Divining the significance of standardized student test scores has a lot in common with handicapping political races. Drawing conclusions depends a great deal upon one’s perspective to begin with.
So it is that many San Diego educators will be encouraged by the improvements in the scores that were just released by the state Department of Education.
Per usual, San Diego County students did a little better than did their counterparts statewide. Nationwide, California kids who are fluent in English fared very well at nearly every grade level in reading math and language arts. Factor in our student-immigrant population that is not proficient in English, however, and California scores sag. What’s more, those numbers are somewhat foggy at this point because the San Antonio-based testing company has yet to determine the status of nearly 420,000 students, or approximately 10 percent of the test-takers. It will be at least another week before this colossal mess is finally sorted out.
San Diego city schools have reason to be pleased by the improved student test scores in just about every category. These results should help bolster the district’s campaign to strengthen student reading skills. But Superintendent Alan Bersin still has a long way to go in closing the considerable achievement gap between affluent students and those who are poor and lack proficiency in English.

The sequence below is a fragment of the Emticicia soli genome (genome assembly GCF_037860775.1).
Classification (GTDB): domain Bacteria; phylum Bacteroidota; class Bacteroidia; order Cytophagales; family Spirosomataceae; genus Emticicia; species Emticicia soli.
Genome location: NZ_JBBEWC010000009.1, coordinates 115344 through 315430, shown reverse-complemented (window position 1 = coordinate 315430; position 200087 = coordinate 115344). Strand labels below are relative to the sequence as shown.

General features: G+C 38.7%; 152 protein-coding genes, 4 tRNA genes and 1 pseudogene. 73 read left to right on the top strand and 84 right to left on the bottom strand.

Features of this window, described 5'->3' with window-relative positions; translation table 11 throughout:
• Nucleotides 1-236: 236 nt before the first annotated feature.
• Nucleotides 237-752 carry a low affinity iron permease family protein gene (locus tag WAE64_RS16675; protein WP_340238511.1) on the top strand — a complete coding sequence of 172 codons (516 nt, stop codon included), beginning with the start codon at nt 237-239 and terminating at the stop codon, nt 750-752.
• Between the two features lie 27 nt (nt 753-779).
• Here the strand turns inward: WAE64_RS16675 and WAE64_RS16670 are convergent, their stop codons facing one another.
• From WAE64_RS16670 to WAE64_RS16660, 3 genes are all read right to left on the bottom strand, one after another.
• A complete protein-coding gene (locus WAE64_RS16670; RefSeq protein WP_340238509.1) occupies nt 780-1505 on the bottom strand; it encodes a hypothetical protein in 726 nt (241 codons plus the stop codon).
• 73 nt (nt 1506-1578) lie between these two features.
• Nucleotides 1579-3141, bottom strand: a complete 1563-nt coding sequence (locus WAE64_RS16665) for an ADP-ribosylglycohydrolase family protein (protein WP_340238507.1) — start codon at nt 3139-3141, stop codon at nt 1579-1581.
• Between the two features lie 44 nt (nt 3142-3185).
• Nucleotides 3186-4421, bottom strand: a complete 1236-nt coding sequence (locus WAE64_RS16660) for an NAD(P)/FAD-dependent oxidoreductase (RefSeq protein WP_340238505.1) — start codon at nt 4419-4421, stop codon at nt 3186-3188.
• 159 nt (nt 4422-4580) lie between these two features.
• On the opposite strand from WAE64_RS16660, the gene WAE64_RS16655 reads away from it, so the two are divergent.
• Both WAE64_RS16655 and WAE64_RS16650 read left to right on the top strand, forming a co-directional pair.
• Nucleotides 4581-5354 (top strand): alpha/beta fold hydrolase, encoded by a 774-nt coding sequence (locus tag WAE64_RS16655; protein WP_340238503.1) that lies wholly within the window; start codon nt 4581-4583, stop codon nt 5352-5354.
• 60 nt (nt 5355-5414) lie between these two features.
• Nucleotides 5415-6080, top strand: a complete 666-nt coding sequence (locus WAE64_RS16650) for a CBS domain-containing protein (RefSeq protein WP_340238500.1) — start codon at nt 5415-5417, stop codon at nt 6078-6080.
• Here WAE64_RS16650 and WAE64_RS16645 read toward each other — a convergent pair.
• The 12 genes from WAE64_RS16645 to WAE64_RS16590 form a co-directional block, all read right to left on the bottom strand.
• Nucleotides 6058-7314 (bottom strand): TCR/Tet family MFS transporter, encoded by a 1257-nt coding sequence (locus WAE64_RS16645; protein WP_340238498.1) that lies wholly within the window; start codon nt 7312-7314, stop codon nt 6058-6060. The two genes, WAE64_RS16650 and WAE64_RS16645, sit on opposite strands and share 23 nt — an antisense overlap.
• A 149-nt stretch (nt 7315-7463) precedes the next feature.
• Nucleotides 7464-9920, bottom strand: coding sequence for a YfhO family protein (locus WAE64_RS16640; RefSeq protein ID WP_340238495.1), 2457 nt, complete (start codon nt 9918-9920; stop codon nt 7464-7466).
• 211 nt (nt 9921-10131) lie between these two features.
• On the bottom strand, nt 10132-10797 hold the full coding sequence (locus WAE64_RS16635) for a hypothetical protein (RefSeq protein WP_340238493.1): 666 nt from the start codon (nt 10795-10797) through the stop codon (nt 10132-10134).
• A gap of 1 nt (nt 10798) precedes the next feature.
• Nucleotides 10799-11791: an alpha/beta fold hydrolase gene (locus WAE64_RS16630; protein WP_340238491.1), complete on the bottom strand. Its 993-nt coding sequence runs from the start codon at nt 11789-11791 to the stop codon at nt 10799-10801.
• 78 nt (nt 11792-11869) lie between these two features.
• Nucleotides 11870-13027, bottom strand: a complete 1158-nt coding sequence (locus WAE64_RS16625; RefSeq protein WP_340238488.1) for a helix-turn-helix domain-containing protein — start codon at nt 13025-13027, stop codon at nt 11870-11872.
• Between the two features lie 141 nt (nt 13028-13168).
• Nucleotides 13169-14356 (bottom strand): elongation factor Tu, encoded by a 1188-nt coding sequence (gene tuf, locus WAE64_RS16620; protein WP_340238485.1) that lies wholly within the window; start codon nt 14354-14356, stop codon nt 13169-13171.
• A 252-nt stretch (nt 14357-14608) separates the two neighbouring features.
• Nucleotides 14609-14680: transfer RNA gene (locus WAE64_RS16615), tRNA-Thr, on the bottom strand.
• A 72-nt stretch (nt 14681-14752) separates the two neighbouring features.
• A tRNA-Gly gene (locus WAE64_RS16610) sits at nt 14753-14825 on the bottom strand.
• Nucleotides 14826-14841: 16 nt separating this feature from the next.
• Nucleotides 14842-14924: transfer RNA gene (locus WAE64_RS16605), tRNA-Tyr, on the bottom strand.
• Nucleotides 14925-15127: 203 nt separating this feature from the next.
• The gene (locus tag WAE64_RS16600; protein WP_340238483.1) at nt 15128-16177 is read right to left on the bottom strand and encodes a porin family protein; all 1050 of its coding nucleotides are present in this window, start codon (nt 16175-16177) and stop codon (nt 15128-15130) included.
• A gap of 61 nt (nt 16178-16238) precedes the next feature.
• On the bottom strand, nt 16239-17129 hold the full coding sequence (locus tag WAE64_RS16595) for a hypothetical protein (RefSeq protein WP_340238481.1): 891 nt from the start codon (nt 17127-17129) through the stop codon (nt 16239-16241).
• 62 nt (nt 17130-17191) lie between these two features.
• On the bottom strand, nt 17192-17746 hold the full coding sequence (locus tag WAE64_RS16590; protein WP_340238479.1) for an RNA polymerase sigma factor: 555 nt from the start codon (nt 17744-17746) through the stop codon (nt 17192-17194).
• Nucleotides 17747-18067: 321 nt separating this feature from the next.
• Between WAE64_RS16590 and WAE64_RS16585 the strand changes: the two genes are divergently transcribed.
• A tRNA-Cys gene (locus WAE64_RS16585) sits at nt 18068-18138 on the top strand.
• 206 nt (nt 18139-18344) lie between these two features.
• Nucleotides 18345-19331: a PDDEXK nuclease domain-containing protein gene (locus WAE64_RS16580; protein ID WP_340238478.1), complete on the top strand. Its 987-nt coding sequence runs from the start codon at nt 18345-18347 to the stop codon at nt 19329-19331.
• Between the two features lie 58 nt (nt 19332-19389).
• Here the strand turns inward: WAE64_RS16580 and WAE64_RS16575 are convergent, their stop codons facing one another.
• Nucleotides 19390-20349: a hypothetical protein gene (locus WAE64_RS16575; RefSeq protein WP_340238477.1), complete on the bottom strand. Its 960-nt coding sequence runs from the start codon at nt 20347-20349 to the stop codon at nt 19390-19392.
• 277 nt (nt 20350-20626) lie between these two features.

The test scores have prompted widely different opinions on the efficacy of Proposition 227, which mandates how non-English speaking students are taught. Ron Unz, who championed the measure, points to districts such as Oceanside where significant gains in test scores were achieved by students whose teachers relied for the most part on English. The measure’s critics, meantime, contend the gains are marginal at best, and that other factors, such as smaller class sizes, may account for the improved scores.
This much is certain — California students have a long way to go before they measure up to their counterparts around the globe. The fact that our high school test scores continue to lag below the national average should serve as a constant reminder that much remains to be done to conclusively show that this state is serious about quality education.